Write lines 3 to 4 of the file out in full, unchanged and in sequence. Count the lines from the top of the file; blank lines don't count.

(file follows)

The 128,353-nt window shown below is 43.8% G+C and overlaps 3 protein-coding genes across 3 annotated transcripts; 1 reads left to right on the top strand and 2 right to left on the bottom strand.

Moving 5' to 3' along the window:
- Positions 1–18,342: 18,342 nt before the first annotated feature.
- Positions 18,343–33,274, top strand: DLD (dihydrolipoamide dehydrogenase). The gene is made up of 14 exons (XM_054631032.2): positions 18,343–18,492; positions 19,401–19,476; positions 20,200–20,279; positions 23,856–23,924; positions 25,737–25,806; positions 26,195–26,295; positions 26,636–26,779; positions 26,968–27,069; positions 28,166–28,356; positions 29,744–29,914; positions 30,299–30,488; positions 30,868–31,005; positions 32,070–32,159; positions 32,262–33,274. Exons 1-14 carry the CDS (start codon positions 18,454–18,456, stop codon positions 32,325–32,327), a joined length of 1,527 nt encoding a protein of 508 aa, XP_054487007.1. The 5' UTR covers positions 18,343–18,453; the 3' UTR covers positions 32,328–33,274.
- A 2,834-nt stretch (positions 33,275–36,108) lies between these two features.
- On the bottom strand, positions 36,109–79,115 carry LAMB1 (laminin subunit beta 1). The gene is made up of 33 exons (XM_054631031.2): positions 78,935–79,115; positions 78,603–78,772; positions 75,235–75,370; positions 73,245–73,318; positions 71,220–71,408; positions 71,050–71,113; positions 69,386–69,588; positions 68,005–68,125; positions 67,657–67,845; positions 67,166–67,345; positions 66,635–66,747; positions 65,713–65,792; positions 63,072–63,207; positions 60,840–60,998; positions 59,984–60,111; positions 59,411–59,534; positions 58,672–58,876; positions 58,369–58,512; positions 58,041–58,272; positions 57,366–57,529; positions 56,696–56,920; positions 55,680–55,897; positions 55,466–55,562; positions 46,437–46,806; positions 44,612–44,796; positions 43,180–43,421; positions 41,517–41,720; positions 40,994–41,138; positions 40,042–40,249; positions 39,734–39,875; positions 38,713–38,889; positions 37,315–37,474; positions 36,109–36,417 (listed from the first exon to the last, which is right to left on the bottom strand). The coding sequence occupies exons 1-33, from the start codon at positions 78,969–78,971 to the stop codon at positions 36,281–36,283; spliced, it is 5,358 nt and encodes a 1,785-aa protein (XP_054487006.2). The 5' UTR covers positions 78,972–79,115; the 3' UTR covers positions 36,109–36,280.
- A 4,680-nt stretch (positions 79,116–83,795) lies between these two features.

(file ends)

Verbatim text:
- Positions 1–18,342: 18,342 nt before the first annotated feature.
- Positions 18,343–33,274, top strand: DLD (dihydrolipoamide dehydrogenase). The gene is made up of 14 exons (XM_054631032.2): positions 18,343–18,492; positions 19,401–19,476; positions 20,200–20,279; positions 23,856–23,924; positions 25,737–25,806; positions 26,195–26,295; positions 26,636–26,779; positions 26,968–27,069; positions 28,166–28,356; positions 29,744–29,914; positions 30,299–30,488; positions 30,868–31,005; positions 32,070–32,159; positions 32,262–33,274. Exons 1-14 carry the CDS (start codon positions 18,454–18,456, stop codon positions 32,325–32,327), a joined length of 1,527 nt encoding a protein of 508 aa, XP_054487007.1. The 5' UTR covers positions 18,343–18,453; the 3' UTR covers positions 32,328–33,274.